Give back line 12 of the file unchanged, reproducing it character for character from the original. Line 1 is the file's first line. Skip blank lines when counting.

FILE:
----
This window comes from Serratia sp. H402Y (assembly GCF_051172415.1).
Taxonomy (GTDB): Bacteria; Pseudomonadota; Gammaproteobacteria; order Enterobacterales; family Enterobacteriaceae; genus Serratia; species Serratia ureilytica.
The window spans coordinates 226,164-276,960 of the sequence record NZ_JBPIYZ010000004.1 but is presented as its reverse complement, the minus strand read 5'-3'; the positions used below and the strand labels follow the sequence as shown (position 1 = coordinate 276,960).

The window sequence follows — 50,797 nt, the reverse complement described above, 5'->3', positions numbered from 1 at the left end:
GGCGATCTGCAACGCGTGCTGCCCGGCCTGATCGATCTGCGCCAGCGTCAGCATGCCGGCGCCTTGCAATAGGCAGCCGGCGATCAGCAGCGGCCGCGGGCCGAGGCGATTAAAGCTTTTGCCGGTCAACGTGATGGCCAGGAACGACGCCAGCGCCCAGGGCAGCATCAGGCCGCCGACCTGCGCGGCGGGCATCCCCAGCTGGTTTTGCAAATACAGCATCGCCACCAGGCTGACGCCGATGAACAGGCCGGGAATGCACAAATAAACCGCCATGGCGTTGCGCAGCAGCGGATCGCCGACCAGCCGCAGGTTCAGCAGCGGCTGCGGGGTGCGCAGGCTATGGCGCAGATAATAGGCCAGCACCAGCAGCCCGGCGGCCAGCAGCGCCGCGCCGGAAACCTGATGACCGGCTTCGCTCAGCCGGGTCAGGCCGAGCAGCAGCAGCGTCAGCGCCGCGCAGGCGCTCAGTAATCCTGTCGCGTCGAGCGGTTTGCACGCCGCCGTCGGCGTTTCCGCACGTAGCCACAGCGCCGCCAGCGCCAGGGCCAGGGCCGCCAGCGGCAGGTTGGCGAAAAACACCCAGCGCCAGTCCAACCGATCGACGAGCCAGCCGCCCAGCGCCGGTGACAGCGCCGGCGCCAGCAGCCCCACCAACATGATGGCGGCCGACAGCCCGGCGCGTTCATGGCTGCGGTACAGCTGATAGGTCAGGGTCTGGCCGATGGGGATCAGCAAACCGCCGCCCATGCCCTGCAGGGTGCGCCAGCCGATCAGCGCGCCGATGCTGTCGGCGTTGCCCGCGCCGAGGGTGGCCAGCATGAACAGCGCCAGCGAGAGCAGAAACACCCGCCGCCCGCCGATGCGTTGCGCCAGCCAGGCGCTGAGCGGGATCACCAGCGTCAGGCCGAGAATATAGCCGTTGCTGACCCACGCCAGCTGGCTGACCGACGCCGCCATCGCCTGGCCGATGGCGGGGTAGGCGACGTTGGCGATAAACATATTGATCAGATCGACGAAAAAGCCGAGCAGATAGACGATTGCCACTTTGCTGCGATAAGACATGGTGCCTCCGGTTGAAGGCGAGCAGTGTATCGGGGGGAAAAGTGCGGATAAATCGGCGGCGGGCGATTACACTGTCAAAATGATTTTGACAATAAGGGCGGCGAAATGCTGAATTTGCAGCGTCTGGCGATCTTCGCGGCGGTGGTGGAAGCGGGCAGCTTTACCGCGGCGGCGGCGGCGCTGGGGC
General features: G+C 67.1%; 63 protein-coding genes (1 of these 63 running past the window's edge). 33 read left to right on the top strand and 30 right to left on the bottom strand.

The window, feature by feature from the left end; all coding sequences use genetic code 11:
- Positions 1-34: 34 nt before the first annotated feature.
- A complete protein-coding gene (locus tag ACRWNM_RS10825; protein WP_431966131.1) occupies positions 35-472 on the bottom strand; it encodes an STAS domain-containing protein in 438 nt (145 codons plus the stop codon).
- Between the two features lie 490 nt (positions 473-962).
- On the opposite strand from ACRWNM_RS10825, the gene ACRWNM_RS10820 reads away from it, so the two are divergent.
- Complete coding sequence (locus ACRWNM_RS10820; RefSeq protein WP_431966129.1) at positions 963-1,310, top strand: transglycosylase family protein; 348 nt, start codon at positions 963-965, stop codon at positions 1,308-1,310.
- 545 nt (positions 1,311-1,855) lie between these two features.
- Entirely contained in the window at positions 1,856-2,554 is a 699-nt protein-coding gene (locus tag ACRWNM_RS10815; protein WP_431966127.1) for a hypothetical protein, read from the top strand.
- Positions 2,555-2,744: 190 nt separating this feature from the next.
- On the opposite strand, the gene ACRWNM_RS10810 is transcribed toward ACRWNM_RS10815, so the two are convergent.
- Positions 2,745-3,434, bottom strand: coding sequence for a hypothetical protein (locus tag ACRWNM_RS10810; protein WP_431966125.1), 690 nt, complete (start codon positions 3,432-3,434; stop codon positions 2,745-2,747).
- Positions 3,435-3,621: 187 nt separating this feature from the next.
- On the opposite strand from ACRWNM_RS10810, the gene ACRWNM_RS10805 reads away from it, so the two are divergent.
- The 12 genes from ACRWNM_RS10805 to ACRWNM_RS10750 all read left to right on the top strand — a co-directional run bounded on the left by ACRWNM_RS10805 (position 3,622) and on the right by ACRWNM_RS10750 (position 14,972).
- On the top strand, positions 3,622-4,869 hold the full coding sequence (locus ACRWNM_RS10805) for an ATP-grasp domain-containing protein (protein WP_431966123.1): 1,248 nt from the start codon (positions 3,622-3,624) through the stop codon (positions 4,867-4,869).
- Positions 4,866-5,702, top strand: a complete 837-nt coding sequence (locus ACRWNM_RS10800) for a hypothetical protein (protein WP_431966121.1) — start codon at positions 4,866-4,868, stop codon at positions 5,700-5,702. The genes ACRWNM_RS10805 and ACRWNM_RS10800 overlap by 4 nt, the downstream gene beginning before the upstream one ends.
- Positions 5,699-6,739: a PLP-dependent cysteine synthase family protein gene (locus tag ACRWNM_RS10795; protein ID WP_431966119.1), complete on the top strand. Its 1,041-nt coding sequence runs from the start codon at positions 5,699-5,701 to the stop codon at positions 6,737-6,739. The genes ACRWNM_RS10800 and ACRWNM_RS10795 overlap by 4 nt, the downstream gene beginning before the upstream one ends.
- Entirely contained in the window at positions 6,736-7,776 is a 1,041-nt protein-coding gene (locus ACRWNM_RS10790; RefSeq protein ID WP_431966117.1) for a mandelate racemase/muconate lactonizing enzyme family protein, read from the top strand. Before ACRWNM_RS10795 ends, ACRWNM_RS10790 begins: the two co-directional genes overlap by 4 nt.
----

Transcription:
- Complete coding sequence (locus ACRWNM_RS10820; RefSeq protein WP_431966129.1) at positions 963-1,310, top strand: transglycosylase family protein; 348 nt, start codon at positions 963-965, stop codon at positions 1,308-1,310.